Arab Monitors in Syria Flashpoint Towns

  • by Correspondents* - IPS/Al Jazeera (doha, qatar)
  • Wednesday, December 28, 2011
  • Inter Press Service

Violence at anti-government protests continued on Wednesday, as video shared by activists in the central city of Hama showed gunshots being fired and black smoke rising above the city. Dozens of men were seen marching through the streets, chanting 'Where are the Arab monitors?'

More violence was reported in the southern province of Deraa on Wednesday, where the UK-based Syrian Observatory for Human Rights said that army defectors killed at least four Syrian soldiers. The organisation also reported that one person was killed in Homs.

Mustafa al-Dabi, the head of the mission, said on Wednesday that monitors would head to Hama and to Idlib, on Syria's northern border with Turkey, where there has been fierce fighting between security forces and fighters who back the protesters.

They would also go to Deraa, which is the cradle of the nine-month uprising against Bashar al-Assad, the Syrian president, and also a site of heavy bloodshed.

Al-Dabi, who visited the central city of Homs with his team a day earlier, said the members of the mission 'did not see anything frightening'.

'Yesterday was quiet and there were no clashes. We did not see tanks but we did see some armoured vehicles,' he said. 'But remember this was only the first day and it will need investigation. We have 20 people who will be there for a long time.'

A Homs-based activist told the Reuters news agency that some families of people who have died in the violence there refused to meet with the monitors because they were being escorted by an army officer.

His statements came as activists reported the death of at least 42 people across the country on Tuesday, including 17 in Homs.

They charged that the army had pulled back heavy armour from the Homs flashpoint neighbourhood of Baba Amro ahead of the monitors' visit, accusing the regime of deception.

The French foreign ministry on Wednesday also made the same allegation, insisting that observers 'must be allowed to return without delay to this martyr city, to travel everywhere in it freely and to have the necessary contact with the public.'

'Full access'

Sergei Lavrov, the Russian foreign minister, also urged Syria to give the observers maximum freedom as they go about their mission in the violence-wracked country.

'We constantly work with the Syrian leadership calling on it to fully cooperate with observers from the Arab League and to create work conditions that are as comfortable and free as possible,' Lavrov said.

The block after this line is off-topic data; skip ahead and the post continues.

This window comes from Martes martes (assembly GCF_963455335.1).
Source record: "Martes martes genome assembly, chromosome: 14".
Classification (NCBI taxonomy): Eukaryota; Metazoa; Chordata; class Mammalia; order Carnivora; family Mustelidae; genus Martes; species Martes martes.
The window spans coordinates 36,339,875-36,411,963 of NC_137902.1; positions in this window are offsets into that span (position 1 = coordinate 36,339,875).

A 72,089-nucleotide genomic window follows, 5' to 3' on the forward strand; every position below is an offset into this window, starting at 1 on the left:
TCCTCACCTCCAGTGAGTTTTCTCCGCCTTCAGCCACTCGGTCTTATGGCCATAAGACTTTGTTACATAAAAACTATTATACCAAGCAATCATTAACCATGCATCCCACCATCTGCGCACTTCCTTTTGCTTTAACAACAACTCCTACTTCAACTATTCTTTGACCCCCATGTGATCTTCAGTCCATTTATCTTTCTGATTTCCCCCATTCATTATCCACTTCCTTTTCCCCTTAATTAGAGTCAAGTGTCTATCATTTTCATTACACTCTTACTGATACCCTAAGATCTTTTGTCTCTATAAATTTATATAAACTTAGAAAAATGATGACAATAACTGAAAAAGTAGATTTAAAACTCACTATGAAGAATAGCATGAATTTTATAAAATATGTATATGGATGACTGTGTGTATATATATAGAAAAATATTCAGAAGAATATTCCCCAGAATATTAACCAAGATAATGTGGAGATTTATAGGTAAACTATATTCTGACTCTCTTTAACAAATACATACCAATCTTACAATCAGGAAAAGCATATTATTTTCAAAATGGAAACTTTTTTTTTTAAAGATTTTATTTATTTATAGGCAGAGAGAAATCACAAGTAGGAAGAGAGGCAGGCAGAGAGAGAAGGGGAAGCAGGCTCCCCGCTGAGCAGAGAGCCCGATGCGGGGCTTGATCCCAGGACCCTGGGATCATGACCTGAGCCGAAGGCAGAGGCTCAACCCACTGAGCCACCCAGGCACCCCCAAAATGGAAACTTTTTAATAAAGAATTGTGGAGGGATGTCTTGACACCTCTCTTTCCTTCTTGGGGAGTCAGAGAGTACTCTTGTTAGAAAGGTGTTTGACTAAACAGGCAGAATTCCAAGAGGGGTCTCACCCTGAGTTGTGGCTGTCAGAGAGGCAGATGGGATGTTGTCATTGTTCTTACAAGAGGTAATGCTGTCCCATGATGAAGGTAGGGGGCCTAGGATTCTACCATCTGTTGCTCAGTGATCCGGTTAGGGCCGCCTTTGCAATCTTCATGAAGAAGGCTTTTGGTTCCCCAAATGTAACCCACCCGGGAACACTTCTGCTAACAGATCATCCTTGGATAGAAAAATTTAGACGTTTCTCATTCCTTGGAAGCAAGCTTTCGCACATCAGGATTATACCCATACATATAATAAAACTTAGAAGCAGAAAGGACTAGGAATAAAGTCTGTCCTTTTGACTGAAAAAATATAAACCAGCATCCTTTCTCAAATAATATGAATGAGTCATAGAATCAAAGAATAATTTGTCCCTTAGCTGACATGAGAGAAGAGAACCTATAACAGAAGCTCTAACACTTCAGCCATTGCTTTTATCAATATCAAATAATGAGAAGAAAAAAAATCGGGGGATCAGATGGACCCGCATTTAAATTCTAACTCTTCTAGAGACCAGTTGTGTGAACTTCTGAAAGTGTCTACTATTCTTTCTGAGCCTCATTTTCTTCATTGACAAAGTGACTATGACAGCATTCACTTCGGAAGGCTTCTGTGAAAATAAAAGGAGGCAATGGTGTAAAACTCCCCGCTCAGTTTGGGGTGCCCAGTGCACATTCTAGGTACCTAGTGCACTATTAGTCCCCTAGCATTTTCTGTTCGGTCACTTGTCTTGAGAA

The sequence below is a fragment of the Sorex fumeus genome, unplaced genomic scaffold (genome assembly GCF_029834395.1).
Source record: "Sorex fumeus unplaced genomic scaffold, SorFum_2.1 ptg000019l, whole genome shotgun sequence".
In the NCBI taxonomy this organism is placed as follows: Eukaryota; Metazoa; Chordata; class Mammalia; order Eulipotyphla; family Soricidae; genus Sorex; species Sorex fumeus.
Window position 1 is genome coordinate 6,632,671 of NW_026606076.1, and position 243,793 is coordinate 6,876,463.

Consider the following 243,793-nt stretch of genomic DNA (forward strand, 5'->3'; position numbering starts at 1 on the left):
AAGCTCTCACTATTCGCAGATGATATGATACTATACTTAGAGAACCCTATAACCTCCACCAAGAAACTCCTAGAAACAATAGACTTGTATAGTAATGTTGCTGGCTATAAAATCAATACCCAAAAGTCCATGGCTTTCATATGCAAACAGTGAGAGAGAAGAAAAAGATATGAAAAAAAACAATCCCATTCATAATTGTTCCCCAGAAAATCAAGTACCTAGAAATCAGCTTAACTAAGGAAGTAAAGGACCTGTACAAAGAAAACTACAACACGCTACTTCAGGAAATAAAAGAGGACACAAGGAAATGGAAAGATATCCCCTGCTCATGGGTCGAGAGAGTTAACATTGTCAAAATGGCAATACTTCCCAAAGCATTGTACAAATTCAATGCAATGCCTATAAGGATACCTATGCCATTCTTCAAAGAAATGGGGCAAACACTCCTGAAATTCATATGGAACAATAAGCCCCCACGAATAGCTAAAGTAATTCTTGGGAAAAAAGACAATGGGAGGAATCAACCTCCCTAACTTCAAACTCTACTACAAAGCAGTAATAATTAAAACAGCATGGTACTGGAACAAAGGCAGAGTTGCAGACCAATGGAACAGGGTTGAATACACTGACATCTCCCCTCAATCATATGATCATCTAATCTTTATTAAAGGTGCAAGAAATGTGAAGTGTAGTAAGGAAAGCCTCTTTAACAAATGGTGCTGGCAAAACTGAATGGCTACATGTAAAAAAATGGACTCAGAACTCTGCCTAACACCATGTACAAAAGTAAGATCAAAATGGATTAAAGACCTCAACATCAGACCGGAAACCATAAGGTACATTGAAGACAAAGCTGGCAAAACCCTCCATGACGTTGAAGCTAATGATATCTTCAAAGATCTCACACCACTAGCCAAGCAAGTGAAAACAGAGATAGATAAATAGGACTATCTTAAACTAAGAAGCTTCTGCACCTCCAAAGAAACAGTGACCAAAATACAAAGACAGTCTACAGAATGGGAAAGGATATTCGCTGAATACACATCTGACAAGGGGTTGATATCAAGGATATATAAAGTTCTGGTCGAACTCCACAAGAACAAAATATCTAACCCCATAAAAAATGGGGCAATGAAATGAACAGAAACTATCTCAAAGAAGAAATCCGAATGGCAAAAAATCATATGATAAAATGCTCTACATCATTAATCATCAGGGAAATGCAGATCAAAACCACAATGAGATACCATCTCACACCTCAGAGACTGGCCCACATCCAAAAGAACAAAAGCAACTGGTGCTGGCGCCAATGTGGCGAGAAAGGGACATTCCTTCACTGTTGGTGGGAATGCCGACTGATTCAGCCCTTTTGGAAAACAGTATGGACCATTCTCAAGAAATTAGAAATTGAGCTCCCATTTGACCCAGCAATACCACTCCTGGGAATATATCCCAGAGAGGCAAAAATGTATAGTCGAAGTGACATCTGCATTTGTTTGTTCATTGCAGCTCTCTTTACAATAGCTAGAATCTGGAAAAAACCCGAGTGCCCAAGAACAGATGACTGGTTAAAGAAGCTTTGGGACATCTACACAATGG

The U.S. also demanded that Syrian authorities allow the mission full access and urged monitors to report what they find to the international community.

'We obviously look to these individuals to be intrepid in their search for the truth of what's happening on the ground,' Mark Toner, the U.S. state department's deputy spokesman, said.

'The regime used the last several days as an opportunity to escalate their attacks on several ... neighbourhoods in Homs and other cities prior to the deployment of these monitors,' he added.

The Arab League plan endorsed by Syria on Nov. 2 calls for the withdrawal of the military from towns and residential districts, a halt to violence against civilians and the release of detainees.

Syrian state television reported on Wednesday that the government has released 755 detainees 'whose hands were not stained with blood'.

But Human Rights Watch (HRW), a U.S.-based rights organisation, accused the government of hiding from the observers hundreds of detainees held in its crackdown on dissent.

'Syrian authorities have transferred perhaps hundreds of detainees to off-limits military sites to hide them from Arab League monitors now in the country,' an HRW statement said.

Violence in Homs

On Tuesday, activists said that Syrian police used tear gas to disperse an estimated 70,000 people who took to the streets of Homs as the observers visited.

Some demonstrators were fired at with live ammunition as they made their way to Sa'a square, and four were wounded, one seriously.

Before joining the march on Al-Sa'a square, tens of thousands staged a sit-in in the al-Khalidiyeh neighbourhood, according to the Syrian Observatory for Human Rights (a London-based group), which also reported demonstrations in Bab Dreib and Jub al-Jandali districts.

At least 34 civilians were reportedly killed in Homs' Baba Amro district on Monday.

The U.N. estimates more than 5,000 people have been killed in the crackdown since anti-government protests began in mid-March.

*Published under an agreement with Al-Jazeera.

© Inter Press Service (2011) — All Rights ReservedOriginal source: Inter Press Service

Where next?